Conserving Nature’s Stages and Helping Wildlife Move between Them

ROOM: Room 230 – Pecos
Climate change is shifting the distribution of wildlife and plants challenging conservationists to identify and design land-based conservation networks that will sustain biological diversity while facilitating and accommodating expected range changes. A promising approach is to focus on the enduring geophysical features that create diversity in the first place (soils, geology, landforms, moisture, microclimates) in combination with continuous approaches to connectivity that don’t require known starting or ending points. In this symposium, researchers and practitioners involved in designing conservation networks will share their approaches and highlight recent advances in mapping connectivity for multiple species.

10:30AM Achieving Climate Connectivity in a Fragmented Landscape
  Jenny McGuire; Joshua Lawler; Brad McRae; Tristan Nuñez; David Theobald
Today’s landscape is fragmented by roads, cities and farms. Within the United States, these disturbed areas transect millions of acres of natural habitats where plants and animals thrive. Many of the organisms living within these natural patches will need to track their preferred habitats as climates shift. We examine to what extent fragmented landscapes prevent those organisms living in natural patches from tracking their current temperatures across the contiguous US. Using human impact values, we identify remaining tracts of relatively natural lands across the contiguous U.S. We then calculate the coolest temperature that an organism living in a given natural patch could reach by moving through adjacent natural patches. We demonstrate that only 41% of the remaining natural land area retains enough connectivity to allow plants and animals to track current temperatures as the climate warms into the future. In the eastern U.S., less than 2% of natural area is sufficiently connected. We then connect those natural land patches with routes that allow species to move across existing temperature gradients while avoiding heavily impacted areas. Introducing corridors to facilitate movement through human-dominated landscapes increases the percentage of climatically connected natural area to 65%, with a 25% increase in the East and a 24% increase in the West. The most impactful gains occur in low-elevation regions, particularly those in the southeastern U.S. We find that human impacts limit the ability of organisms to track their current temperatures by 24%. This study demonstrates that climate connectivity analyses can allow ecologists and conservation practitioners to determine the most effective regions for increasing landscape connectivity to mitigate the effects of climate change. More importantly, we demonstrate that increasing connectivity is critical for allowing species to track rapidly changing climates.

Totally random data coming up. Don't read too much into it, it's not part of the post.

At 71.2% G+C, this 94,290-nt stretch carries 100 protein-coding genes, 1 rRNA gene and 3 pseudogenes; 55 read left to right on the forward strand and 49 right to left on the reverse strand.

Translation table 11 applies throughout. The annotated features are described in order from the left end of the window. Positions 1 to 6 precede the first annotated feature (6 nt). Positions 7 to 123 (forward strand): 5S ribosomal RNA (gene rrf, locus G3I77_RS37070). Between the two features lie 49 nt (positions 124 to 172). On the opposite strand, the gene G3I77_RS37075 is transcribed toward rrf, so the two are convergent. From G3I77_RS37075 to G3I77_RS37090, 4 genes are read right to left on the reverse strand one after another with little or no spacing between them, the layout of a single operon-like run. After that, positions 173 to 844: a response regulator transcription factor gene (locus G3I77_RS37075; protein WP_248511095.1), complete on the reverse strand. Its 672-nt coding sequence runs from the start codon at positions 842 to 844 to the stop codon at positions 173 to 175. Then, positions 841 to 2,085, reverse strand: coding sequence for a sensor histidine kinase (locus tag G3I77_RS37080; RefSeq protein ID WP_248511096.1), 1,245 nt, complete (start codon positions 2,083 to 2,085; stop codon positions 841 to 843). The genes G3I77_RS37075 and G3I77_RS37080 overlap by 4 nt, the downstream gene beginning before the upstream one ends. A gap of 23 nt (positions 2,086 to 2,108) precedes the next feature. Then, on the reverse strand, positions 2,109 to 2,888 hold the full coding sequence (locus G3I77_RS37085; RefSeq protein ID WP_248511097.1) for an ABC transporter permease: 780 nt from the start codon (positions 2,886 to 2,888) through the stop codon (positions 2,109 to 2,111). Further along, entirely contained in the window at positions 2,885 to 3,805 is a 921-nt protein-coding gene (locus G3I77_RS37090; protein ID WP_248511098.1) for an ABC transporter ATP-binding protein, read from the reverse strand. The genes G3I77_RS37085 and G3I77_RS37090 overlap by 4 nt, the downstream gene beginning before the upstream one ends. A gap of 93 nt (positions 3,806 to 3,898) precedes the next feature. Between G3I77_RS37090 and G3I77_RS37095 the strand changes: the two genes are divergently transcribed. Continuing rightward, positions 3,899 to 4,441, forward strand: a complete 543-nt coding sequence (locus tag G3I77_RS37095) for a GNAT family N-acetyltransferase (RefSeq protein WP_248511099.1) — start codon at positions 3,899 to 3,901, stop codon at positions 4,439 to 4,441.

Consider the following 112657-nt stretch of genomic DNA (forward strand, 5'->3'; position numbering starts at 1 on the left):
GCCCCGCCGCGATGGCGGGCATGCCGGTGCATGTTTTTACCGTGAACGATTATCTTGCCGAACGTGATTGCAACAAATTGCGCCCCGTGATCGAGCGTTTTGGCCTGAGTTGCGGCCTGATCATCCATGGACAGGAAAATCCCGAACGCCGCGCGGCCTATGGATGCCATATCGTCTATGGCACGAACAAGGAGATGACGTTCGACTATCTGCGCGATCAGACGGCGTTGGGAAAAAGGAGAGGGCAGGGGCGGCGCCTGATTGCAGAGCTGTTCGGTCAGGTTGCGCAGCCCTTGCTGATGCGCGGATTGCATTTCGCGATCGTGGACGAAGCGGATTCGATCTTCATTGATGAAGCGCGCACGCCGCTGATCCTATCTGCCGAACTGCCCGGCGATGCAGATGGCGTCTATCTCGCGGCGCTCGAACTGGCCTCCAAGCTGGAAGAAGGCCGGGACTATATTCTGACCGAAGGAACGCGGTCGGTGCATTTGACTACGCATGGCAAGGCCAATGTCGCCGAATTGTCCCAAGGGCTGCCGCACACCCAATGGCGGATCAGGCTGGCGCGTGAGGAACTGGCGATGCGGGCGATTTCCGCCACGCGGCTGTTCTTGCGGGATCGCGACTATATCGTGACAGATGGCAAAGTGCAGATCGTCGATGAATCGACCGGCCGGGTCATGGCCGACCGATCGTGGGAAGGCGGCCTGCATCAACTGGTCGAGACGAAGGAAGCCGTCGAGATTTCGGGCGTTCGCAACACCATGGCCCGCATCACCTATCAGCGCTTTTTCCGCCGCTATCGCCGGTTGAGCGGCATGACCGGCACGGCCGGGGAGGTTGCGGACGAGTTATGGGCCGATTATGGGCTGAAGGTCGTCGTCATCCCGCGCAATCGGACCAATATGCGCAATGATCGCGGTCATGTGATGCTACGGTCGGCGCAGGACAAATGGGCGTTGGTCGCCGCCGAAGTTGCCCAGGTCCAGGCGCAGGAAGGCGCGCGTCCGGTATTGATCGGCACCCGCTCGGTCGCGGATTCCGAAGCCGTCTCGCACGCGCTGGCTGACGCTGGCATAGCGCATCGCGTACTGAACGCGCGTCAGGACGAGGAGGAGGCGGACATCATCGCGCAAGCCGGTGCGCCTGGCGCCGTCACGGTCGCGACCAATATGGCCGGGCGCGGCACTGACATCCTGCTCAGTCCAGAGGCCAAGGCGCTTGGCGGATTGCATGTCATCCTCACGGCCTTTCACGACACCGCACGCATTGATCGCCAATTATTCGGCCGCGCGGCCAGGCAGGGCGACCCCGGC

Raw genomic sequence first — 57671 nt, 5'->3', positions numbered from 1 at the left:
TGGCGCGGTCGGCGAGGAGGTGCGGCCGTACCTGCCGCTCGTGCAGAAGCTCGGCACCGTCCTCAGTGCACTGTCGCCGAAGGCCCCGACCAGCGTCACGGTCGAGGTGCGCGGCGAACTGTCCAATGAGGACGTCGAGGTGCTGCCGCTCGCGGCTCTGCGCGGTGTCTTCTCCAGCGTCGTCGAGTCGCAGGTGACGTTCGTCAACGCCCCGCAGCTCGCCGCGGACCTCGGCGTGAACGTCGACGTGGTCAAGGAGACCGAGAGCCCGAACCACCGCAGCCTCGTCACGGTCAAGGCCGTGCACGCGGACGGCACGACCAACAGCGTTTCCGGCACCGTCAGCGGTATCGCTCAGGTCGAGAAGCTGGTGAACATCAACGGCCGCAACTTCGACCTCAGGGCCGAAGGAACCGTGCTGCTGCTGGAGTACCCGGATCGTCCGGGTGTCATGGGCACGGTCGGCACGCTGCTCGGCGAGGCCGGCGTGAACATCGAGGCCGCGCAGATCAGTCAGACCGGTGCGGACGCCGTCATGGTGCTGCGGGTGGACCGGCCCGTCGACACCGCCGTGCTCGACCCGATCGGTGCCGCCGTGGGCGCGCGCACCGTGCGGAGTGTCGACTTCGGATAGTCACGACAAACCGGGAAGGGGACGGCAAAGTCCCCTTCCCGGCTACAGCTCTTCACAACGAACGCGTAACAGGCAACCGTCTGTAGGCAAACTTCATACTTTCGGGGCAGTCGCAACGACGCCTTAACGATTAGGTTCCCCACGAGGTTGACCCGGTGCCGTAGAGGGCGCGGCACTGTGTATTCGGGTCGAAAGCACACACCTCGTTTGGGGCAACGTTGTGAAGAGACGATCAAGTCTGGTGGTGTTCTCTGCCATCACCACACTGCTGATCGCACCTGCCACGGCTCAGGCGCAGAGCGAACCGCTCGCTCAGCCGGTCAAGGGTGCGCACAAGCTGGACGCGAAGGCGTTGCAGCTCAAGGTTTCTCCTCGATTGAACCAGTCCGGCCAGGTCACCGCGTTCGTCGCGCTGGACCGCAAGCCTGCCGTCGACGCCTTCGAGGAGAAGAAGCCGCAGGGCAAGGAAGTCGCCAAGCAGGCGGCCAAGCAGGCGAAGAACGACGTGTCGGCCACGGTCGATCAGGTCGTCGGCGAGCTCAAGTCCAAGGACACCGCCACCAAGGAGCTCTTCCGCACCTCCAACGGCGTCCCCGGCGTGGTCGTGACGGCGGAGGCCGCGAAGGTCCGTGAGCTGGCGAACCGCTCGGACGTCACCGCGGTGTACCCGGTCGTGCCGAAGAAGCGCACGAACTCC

10:50AM Building Ecological Resilience Through Coordinated Riparian Conservation
  Alexander K. Fremier; Amanda T. Stahl; Barbara Cosens
One of the most significant conservation challenges in the 21st century is to improve the probability of species survival given increasingly dynamic and human-dominated environments. Going forward, land management actions and governance must consider ecological resilience – the ability of species to survive through peak climatic-related events, as well as slowly changing environmental condition, habitat loss and fragmentation. Habitat connectivity is a key attribute of resilience; yet, re-building connectivity has proven a difficult restoration task, in part due to the lack of coordination between entities motivated by resource versus species conservation. We propose building habitat connectivity through further coordinated efforts to protect and restore riparian ecosystems – primarily for soil and water conservation and secondarily for aquatic and terrestrial species. Increased efforts to protect streamside areas reflect society’s acknowledgement that these lands provide key ecosystem services, such as buffering contaminants, hazard mitigation, recreation, and biodiversity. We provide evidence that riparian areas are in a position to connect protected areas, that significant riparian area conservation is already occurring, yet needs to be further coordinated, and that this solution may be accomplished through existing legal, policy and administrative coordination rather than the initiation of new legislation. Furthermore, the goals of riparian restoration projects may be better served if aligned with conservation efforts focused on networked ‘riparian corridors’, as part of a larger landscape connectivity strategy. While much research on the effectiveness of riparian corridors remains to be done, the riparian conservation network concept provides a way to guide restoration strategy to improve connectivity among currently protected areas for both aquatic and terrestrial species, while contributing to resource conservation.